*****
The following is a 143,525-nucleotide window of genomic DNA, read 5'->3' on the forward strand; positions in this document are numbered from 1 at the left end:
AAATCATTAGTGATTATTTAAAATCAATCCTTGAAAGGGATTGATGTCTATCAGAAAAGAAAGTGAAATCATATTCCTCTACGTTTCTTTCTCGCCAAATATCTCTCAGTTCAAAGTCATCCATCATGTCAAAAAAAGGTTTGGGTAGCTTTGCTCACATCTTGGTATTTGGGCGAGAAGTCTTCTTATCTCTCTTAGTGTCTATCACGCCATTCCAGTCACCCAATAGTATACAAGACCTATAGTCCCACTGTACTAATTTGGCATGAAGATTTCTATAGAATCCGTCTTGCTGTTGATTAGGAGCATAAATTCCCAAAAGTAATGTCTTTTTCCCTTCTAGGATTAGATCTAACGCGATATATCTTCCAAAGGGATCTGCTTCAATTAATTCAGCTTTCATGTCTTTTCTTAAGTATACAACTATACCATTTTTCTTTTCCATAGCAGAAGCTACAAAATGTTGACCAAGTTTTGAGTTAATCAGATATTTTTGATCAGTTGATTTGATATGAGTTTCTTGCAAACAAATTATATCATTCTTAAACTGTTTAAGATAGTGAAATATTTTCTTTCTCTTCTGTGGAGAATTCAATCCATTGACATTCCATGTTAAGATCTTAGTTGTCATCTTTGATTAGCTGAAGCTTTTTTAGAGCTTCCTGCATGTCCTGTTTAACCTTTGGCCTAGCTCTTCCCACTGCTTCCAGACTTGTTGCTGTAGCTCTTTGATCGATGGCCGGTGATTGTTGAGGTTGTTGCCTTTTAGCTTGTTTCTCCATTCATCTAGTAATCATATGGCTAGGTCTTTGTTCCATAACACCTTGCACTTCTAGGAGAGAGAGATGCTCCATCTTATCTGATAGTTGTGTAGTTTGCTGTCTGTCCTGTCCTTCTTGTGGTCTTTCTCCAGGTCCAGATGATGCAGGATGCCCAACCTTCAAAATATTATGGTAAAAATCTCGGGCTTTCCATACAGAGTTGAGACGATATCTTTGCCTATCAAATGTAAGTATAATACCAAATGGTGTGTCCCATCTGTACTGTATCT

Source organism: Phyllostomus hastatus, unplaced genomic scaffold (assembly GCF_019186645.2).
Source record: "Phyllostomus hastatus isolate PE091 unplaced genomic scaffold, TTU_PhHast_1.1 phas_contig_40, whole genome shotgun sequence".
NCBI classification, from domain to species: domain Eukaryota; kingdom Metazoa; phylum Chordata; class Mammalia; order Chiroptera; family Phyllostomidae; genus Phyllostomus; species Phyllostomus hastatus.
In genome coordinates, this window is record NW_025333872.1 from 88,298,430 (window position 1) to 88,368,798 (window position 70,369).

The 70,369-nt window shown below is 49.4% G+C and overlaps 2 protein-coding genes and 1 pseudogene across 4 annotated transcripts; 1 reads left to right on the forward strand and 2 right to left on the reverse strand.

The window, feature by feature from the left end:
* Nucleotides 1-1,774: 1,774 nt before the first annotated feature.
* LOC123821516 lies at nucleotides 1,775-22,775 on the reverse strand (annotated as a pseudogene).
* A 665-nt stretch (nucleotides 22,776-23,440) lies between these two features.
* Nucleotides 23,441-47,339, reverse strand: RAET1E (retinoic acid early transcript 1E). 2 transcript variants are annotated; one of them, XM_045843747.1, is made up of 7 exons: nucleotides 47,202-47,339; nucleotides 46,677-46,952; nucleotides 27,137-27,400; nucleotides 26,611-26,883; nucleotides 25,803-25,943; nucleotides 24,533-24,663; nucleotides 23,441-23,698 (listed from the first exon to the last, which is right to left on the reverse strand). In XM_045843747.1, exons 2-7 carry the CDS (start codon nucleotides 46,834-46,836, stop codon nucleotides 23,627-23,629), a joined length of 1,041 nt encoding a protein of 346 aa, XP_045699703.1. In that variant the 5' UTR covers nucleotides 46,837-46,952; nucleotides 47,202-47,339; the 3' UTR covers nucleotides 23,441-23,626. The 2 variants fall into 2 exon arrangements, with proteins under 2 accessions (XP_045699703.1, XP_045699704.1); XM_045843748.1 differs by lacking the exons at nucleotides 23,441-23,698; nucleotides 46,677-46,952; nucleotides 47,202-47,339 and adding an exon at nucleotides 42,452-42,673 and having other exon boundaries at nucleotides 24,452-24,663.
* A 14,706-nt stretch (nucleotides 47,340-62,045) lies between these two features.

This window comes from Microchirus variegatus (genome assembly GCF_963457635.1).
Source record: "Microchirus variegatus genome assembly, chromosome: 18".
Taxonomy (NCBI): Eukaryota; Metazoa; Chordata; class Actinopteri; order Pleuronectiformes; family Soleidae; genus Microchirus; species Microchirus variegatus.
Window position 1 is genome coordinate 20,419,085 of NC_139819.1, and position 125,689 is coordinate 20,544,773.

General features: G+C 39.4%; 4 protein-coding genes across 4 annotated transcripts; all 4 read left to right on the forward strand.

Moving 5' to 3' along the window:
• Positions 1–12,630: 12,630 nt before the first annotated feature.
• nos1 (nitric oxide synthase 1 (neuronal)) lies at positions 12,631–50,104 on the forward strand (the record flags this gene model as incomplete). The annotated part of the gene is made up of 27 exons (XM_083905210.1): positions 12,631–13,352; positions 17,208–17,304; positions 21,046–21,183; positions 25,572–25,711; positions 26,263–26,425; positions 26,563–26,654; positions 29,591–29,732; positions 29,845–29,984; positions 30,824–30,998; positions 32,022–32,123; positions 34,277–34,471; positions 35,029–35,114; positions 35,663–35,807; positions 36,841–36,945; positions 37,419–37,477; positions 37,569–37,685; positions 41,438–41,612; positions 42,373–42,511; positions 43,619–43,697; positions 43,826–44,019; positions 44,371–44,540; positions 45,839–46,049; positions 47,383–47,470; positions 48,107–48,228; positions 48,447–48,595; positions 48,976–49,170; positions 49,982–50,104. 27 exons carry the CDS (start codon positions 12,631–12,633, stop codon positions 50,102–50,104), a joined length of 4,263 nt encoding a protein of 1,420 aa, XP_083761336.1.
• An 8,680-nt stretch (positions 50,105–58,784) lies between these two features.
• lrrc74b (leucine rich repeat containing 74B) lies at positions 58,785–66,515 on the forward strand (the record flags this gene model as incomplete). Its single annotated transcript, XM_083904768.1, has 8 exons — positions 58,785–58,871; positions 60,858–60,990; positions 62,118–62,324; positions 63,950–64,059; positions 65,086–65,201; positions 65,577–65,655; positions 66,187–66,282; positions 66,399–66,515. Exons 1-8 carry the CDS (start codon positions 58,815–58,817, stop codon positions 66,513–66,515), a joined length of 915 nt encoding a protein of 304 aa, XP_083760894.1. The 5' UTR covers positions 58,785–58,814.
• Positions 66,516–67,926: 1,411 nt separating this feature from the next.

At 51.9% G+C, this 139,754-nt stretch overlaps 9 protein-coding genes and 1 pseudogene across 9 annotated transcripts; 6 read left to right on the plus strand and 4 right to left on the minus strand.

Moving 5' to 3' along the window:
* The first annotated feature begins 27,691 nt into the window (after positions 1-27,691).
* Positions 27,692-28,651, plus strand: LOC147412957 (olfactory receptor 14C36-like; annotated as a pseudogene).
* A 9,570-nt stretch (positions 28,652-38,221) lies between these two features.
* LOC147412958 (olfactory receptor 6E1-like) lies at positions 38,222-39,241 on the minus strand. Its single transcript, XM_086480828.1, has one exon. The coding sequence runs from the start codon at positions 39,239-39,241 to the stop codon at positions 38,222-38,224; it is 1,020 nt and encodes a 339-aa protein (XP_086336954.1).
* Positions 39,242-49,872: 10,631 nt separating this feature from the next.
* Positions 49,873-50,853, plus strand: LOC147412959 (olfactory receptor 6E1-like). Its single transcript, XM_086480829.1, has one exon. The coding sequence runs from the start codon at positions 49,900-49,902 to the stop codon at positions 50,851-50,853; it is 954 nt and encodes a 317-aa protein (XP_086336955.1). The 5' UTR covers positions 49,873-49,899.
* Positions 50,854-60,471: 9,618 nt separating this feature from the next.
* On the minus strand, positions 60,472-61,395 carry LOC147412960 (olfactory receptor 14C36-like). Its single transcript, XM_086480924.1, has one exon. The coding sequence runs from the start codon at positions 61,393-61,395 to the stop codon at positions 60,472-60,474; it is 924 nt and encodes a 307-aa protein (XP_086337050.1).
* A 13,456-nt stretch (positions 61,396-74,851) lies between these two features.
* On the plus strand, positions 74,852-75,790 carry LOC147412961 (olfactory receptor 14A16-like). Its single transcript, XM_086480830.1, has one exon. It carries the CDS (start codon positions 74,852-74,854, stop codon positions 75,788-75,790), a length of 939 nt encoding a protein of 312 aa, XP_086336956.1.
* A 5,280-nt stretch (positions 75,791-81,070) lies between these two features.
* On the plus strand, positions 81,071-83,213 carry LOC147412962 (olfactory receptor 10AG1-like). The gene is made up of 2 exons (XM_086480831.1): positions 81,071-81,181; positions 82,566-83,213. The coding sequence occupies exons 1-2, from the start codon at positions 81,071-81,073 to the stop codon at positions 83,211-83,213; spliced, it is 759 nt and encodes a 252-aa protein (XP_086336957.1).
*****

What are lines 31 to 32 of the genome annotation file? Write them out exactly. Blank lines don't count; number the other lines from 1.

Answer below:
* Positions 39,242-49,872: 10,631 nt separating this feature from the next.
* Positions 49,873-50,853, plus strand: LOC147412959 (olfactory receptor 6E1-like). Its single transcript, XM_086480829.1, has one exon. The coding sequence runs from the start codon at positions 49,900-49,902 to the stop codon at positions 50,851-50,853; it is 954 nt and encodes a 317-aa protein (XP_086336955.1). The 5' UTR covers positions 49,873-49,899.